It's just a problem for another day though, 330,000,000 problems for another day.

Prospero

Clarifier

Dep Le Clercs comment / response was made during a call on Radio Gsy last Sunday during the 'phone-in.

Robbo

so.........

How much is my refuse rate going to be, or how much per bag am I going to pay and when does it start?

I currently pay £200 per year to St.Peter Port parish in my rates.

Can any deputies on here provide an answer??

Laurie Queripel

Robbo

The average charge per week per household is forecast to be around £7 (personally I am dubious about this).

The charging regime will be quite complex, a mixture of standing/flat charges and bag charges (all the details haven't been made known yet). The 'black bag' is likely to be in the region of £2.50.

The system is projected to be up and running by late 2018.

Common sense

LQ how can the deputies vote on a strategy that has not been finalised from a financial aspect, you yourself are sceptical of the costs and with BB clearly failing to understand the basics of any project (report in the Salarie corner) there is no clear figure on how much each household will pay.

The only comfort I find is that every week when the residents put out their rubbish or purchase sacks it is a reminder not to vote at the next election for those who passed this expensive strategy.

Laurie Queripel

Common sense

Valid point. The charging system has not yet been finalised (hence my limited response to Robbo) or the exact figure per element (i.e. bag, flat charge etc). This level of detail simply wasn't available to deputies, I couldn't vote for the strategy on that basis (I had other concerns as well). If the amendments seeking to contain and control costs had been passed it would have provided some comfort.

Common sense

LQ Thank you for your reply

YG1234

So when will we hear the cost per household ? when is it coming in ? will they look at bottle curb side recycling.

I must find out the figures and % of householders who uses kerb recycling I expect it is very low due to the fact that people with bottles and glass go to the areas that take it.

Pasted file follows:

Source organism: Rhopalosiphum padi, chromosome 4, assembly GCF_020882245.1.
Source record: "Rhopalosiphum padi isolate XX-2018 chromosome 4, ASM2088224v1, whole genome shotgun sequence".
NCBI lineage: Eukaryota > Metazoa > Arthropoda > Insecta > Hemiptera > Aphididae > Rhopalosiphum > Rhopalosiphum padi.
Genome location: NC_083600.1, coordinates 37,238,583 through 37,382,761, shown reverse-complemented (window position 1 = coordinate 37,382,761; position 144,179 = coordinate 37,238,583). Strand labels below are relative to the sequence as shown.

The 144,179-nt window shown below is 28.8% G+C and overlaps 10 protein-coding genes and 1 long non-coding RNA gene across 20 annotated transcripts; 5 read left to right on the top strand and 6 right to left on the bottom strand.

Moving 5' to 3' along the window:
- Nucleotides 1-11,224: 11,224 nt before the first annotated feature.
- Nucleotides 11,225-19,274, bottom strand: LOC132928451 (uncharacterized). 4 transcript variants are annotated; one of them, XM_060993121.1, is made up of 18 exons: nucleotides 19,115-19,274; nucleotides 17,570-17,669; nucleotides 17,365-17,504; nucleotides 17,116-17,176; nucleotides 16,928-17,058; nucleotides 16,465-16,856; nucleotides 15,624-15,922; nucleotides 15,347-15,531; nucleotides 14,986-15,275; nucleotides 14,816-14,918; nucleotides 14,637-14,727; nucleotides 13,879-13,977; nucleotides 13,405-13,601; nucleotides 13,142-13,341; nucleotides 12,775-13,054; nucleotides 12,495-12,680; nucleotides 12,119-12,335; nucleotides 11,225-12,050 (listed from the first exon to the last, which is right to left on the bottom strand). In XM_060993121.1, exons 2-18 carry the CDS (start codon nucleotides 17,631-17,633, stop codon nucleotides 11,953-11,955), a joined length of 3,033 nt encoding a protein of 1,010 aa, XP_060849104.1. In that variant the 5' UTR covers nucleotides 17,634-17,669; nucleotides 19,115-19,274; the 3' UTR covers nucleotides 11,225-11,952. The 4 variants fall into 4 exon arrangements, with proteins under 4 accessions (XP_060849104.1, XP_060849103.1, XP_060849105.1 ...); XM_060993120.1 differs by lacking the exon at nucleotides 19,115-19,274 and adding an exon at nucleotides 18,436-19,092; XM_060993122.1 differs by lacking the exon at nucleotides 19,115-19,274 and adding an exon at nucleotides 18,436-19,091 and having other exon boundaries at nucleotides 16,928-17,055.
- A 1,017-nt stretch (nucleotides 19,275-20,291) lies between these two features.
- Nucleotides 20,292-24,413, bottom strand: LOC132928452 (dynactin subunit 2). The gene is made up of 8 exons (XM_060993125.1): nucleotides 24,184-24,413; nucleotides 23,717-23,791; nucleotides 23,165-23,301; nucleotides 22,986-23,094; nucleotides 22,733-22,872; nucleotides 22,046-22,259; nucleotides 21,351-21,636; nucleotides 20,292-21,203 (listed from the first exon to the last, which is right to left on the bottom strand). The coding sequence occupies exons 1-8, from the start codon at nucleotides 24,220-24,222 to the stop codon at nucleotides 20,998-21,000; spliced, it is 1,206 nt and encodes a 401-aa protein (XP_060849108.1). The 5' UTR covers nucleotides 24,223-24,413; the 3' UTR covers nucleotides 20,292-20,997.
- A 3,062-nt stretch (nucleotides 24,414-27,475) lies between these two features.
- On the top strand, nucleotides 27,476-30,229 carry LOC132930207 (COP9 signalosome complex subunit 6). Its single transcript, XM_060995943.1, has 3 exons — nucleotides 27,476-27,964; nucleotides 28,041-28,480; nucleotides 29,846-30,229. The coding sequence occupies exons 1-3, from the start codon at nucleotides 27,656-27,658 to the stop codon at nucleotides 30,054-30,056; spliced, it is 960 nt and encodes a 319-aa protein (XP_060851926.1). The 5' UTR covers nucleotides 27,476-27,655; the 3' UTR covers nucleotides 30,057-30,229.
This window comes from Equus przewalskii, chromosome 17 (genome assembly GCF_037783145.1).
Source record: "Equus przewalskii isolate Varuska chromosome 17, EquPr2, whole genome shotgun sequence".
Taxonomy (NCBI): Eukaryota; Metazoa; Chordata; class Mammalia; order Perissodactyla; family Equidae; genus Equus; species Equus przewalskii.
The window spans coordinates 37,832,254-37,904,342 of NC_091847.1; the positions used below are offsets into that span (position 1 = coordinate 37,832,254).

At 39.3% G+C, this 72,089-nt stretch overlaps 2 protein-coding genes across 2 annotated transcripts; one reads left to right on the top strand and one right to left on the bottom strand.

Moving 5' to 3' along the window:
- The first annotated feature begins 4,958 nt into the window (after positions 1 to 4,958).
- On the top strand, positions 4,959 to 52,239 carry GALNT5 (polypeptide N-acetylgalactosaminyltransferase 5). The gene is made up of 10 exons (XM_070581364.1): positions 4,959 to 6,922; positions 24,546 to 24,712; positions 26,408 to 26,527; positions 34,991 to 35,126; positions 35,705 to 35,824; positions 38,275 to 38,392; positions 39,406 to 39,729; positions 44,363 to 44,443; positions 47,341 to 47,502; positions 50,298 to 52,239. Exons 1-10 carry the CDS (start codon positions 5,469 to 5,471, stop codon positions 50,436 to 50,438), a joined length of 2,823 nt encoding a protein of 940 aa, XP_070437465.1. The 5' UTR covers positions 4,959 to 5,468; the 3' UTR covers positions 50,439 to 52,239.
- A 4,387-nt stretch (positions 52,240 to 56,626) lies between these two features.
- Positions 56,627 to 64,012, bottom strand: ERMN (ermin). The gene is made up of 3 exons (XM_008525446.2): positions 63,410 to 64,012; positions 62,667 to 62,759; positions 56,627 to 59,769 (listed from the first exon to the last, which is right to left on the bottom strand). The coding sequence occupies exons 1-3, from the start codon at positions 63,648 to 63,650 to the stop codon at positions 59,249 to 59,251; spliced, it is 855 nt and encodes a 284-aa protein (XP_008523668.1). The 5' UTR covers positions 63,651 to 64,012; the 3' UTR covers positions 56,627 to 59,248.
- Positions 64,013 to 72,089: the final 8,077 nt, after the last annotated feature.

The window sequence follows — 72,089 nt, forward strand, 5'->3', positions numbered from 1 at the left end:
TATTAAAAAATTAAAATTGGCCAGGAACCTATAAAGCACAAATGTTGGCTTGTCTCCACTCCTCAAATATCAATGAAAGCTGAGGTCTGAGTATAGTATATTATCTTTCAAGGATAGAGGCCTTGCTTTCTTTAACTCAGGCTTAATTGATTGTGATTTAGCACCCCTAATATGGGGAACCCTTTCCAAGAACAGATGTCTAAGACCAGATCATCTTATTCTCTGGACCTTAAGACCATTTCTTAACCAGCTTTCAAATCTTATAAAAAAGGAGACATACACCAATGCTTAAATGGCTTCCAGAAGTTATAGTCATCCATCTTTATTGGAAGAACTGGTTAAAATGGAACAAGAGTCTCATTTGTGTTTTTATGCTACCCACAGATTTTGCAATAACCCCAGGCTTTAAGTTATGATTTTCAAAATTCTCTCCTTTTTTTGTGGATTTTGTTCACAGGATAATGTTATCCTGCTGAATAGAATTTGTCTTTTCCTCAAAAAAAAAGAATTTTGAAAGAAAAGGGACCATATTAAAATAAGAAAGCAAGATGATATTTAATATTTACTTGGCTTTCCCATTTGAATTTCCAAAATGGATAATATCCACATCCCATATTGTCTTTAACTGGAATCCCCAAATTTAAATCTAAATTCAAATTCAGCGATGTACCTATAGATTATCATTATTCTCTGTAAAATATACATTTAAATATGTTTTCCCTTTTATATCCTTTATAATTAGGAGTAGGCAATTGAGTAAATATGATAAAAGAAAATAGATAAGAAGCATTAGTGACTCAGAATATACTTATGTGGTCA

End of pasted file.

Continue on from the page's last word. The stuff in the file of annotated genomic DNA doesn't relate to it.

Ridiculous that you cant put bottles out.

Island Wide Voting

What I found ridiculous during the debate was the statement that 40% of each black bag is currently food waste

Who the hell is using up my other 99% share of my half black bag each week?

Cannon

The question of waste disposal has been talked about for many, many years and still our so called politicians talk and talk about it.

How many States of Guernsey elections do we have to have before some politician/s have the guts and nerve to once and for all make a decision and stand by it.

Stop pussy footing about and make a decision.

All of us contribute, even the politicians and their families, to the waste we produce and as we do not have our own incinerator we have no choice but to transport the waste off the Island.

Again our politicians of the day failed us.

Jersey is the closest and I presume easiest and cheapest. GO FOR IT and make a decision, for God's sake.

Donkey Boiler

No, we don't have to export waste, we can still landfill. There are numerous, dangerous, water filled quarries left over from an earlier industry. These holes, apart from those required for water storage are of no use. Landfill, using the most up to date methods, should be used until they are all filled. The cost would be far less, providing Bazman and the other super-heroes of the Guernsey Green Party did not hike the gate price so high to suit their own political deceptions.

Devil's Advocate

All the quarries of decent size are used for water storage. Anything else is so small that its not worth the cost of setting them up for dumping, and/or in a water catchment area. We simply cannot risk polluting our water supply, it's either impossible to remove the pollution or mega expensive.

Election Issues

Cost concerns raised over export strategy.

Everybody should be concerned about the costs of this waste strategy.

Capital costs of about £33million which are up from £29.5million in 2014.

Operational costs of around £298million over the life of 20 year strategy.

Again we were told by Deputy Charles Parkinson that the estimated costs were woefully inadequate (sounds mighty similar to the Salerie Junction Project).

The Bond will be used for the capital costs of around £33 million with a 5% interest rate added.

Some islanders may not be able to afford these charges (or extra taxes) and so help will be required through benefit system.

Standing charges of about £4 a week even if people do not even put a bag of rubbish out for collection.

Black bags ( or bag tags) to cost around £2.50.

What will the total costs actually be in 2018? Does anyone actually know for sure?

What will the total operational costs be in 3 years?

It's going to be too expensive for this tiny island.

Dogwatch

This squandering of around a third of a BILLION£££££££££Pounds, should now make everyone on the island realise that our deputies just don't have two brain cells to rub together among the whole lot of them!

Actually, there are of just a couple who I would trust to be named as my executor, but as for the rest, well I am speechless and cannot contain my anger for a minute longer, I going to explode - BANG! Oh too late now I spattered all over the walls of our living room! Bast--ds!

Island Wide Voting

I take just a smidgin of comfort in the knowledge (source:The Mariners) that the Civil Servant Mandarin who came up with the original back-of-a-fag-packet estimate which set the runaway train rolling on this suicidal journey is now driving the yellow vehicle in the photo

Election Issues

Topical

http://amp.dailycaller.com/2017/02/20/dont-recycle-its-un-american/

Election Issues

http://www.forbes.com/sites/amywestervelt/2012/04/25/can-recycling-be-bad-for-the-environment/#61436b1a2b37